9. Radiation dosimetry in nuclear medicine

    Stabin, M.G.; Tagesson, M.; Ljungberg, M.; Strand, S.E.; Thomas, S.R.

    1999-01-01

    Radionuclides are used in nuclear medicine in a variety of diagnostic and therapeutic procedures. A knowledge of the radiation dose received by different organs in the body is essential to an evaluation of the risks and benefits of any procedure. In this paper, current methods for internal dosimetry are reviewed, as they are applied in nuclear medicine. Particularly, the Medical Internal Radiation Dose (MIRD) system for dosimetry is explained, and many of its published resources discussed. Available models representing individuals of different age and gender, including those representing the pregnant woman are described; current trends in establishing models for individual patients are also evaluated. The proper design of kinetic studies for establishing radiation doses for radiopharmaceuticals is discussed. An overview of how to use information obtained in a dosimetry study, including that of the effective dose equivalent (ICRP 30) and effective dose (ICRP 60), is given. Current trends and issues in internal dosimetry, including the calculation of patient-specific doses and in the use of small scale and microdosimetry techniques, are also reviewed

  10. Monte Carlo simulations of the electric field close to the body in realistic environments for application in personal radiofrequency dosimetry

    Iskra, S.; McKenzie, R.; Cosic, I.

    2011-01-01

    Personal dosemeters can play an important role in epidemiological studies and in radiofrequency safety programmes. In this study, a Monte Carlo approach is used in conjunction with the finite difference time domain method to obtain distributions of the electric field strength close to a human body model in simulated realistic environments. The field is a proxy for the response of an ideal body-worn electric field dosemeter. A set of eight environments were modelled based on the statistics of Rayleigh, Rice and log-normal fading to simulate outdoor and indoor multi-path exposures at 450, 900 and 2100 MHz. Results indicate that a dosemeter mounted randomly within 10-50 mm of the adult or child body model (torso region) will on average underestimate the spatially averaged value of the incident electric field strength by a factor of 0.52 to 0.74 over the frequencies of 450, 900 and 2100 MHz. The uncertainty in results, assessed at the 95 % confidence level (between the 2.5. and 97.5. percentiles) was largest at 2100 MHz and smallest at 450 MHz. (authors)

  11. High energy dosimetry

    Ruhm, W.

    2010-01-01

    Full text: Currently, quantification of doses from high-energy radiation fields is a topical issue. This is so because high-energy neutrons play an important role for radiation exposure of air crew members and personnel outside the shielding of ion therapy facilities. In an effort to study air crew exposure from cosmic radiation in detail, two Bonner Sphere Spectrometers (BSSs) have recently been installed to measure secondary neutrons from cosmic radiation, one at the environmental research station 'Schneefernerhaus' at an altitude of 2650 m on the Zugspitze mountain, Germany, the other at the Koldewey station close to the North Pole on Spitsbergen. Based on the measured neutron fluence distributions and on fluence-to-dose conversion coefficients, mean ambient dose equivalent rate values of 75.0 ± 2.9 nSv/h and 8.7 ± 0.6 nSv/h were obtained for October 2008, respectively. Neutrons with energies above about 20 MeV contribute about 50% to dose, at 2650 m. Ambient dose equivalent rates measured by means of a standard rem counter and an extended rem counter at the Schneefernerhaus confirm this result. In order to study the response of state-of-the-art radiation instrumentation in such a high-energy radiation field, a benchmark exercise that included both measurements in and simulation of the stray neutron radiation field at the high-energy particle accelerator at GSI, Germany, were performed. This CONRAD (COordinated Network for RAdiation Dosimetry) project was funded by the European Commission, and the organizational framework was provided by the European Radiation Dosimetry Group, EURADOS. The Monte Carlo simulations of the radiation field and the experimental determination of the neutron spectra with various Bonner Sphere Spectrometers suggest the neutron fluence distributions to be very similar to those of secondary neutrons from cosmic radiation. The results of this intercomparison exercise in terms of ambient dose equivalent are also discussed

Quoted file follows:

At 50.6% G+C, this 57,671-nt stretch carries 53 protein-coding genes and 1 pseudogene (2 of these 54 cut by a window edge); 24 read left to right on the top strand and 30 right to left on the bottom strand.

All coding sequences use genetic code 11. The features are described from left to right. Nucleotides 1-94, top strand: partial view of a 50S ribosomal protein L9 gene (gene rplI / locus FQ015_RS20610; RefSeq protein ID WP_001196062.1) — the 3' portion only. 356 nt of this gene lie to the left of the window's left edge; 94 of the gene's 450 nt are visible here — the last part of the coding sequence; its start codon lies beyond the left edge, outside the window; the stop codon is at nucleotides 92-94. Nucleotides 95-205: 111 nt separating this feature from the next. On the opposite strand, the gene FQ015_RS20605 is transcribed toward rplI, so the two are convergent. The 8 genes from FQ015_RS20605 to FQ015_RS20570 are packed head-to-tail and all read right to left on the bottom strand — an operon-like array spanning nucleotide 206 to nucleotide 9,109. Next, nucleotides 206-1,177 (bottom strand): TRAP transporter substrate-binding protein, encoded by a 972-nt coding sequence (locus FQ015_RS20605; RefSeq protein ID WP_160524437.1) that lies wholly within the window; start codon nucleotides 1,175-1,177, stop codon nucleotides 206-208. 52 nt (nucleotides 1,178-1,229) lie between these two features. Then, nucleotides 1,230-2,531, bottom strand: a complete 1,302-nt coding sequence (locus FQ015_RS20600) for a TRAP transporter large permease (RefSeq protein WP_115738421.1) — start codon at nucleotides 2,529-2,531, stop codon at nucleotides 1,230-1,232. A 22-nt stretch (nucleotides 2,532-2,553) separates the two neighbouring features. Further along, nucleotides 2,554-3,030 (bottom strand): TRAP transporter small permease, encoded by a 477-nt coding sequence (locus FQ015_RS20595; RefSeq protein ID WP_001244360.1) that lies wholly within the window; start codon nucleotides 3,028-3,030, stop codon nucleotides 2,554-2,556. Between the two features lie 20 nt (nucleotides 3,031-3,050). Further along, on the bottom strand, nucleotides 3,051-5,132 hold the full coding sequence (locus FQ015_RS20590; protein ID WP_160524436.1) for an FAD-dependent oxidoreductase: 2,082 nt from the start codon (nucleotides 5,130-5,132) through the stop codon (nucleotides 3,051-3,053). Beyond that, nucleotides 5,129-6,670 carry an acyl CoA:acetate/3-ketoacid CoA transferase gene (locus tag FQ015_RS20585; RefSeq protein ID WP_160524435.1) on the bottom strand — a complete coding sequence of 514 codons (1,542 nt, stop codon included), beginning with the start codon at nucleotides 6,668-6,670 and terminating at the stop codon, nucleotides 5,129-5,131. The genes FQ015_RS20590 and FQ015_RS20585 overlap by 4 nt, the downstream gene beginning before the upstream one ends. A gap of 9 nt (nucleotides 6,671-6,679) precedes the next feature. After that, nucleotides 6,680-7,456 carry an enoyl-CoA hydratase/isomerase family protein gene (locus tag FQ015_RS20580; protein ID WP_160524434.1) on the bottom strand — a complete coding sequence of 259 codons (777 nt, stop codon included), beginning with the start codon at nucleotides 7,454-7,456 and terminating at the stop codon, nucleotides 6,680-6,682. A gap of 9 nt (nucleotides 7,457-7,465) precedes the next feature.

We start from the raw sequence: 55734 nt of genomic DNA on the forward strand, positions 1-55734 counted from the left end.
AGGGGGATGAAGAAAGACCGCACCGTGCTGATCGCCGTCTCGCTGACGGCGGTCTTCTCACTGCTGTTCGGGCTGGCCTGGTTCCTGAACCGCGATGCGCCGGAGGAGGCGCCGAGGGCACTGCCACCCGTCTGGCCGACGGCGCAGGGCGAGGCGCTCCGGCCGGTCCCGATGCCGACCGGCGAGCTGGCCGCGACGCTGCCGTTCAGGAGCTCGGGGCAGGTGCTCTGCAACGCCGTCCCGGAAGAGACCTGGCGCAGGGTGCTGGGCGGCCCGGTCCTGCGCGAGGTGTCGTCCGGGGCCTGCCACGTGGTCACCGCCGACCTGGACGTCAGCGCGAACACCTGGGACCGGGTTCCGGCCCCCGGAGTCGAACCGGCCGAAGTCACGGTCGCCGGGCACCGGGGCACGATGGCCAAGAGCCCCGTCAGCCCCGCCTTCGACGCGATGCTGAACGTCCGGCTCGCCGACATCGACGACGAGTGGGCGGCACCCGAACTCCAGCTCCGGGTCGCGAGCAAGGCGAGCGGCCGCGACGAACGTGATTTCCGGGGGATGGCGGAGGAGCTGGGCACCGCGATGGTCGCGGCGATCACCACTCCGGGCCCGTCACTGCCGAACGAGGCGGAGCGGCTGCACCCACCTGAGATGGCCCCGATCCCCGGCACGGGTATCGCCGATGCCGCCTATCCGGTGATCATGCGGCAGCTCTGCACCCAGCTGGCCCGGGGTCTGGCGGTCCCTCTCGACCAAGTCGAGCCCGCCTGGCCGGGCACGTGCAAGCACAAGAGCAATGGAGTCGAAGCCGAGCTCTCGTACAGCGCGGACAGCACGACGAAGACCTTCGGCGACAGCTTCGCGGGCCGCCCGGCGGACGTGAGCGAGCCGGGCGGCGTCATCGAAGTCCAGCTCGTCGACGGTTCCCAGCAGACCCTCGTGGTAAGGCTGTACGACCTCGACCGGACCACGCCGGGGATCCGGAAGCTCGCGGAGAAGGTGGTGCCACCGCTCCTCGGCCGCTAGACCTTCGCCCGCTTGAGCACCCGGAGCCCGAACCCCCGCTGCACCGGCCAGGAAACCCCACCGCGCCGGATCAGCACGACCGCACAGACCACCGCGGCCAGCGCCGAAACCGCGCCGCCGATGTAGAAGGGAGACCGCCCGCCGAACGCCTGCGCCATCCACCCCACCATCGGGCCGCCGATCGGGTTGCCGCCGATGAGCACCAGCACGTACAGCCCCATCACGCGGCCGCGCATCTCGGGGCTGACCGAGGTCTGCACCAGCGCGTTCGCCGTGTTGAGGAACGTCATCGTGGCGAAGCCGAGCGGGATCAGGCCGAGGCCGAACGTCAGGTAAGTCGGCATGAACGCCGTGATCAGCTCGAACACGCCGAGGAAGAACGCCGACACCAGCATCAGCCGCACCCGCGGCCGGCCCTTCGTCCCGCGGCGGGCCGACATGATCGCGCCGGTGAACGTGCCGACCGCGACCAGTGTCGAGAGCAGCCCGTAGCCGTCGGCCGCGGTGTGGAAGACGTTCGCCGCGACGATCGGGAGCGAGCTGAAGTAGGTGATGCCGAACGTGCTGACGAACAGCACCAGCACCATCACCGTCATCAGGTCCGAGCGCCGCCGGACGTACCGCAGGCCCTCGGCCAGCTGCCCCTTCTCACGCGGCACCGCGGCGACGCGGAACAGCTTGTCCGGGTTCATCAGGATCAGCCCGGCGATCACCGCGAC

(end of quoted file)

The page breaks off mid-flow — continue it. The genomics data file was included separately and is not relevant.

12. Clinical dosimetry using mosfets

    Ramani, Ramaseshan; Russell, Stephen; O'Brien, Peter

    1997-01-01

    Purpose: The use of metal oxide-silicon field effect transistors (MOSFETs) as clinical dosimeters is demonstrated for a number of patients with targets at different clinical sites. Methods and Materials: Commercially available MOSFETs were characterized for energy response, angular dependency of response, and effect of accumulated dose on sensitivity and some inherent properties of MOSFETs. The doses determined both by thermoluminescence dosimetry (TLD) and MOSFETs in clinical situation were evaluated and compared to expected doses determined by calculation. Results: It was observed that a standard calibration of 0.01 Gy/mV gave MOSFET determined doses which agreed with expected doses to within 5% at the 95% confidence limit for photon beams from 6 to 25 MV and electron beams from 5 to 14 MeV. An energy-dependent variation in response of up to 28% was observed between two orientations of a MOSFET. The MOSFET doses compared very well with the doses estimated by TLDs, and the patients tolerated MOSFETs very well. A standard deviation of 3.9% between expected dose and MOSFET determined dose was observed, while for TLDs the standard deviation was 5.1%. The advantages and disadvantages of using MOSFETs for clinical dosimetry are discussed in detail. Conclusion: It was concluded that MOSFETs can be used as clinical dosimeters and can be a good alternative to TLDs. However, they have limitations under certain clinical situations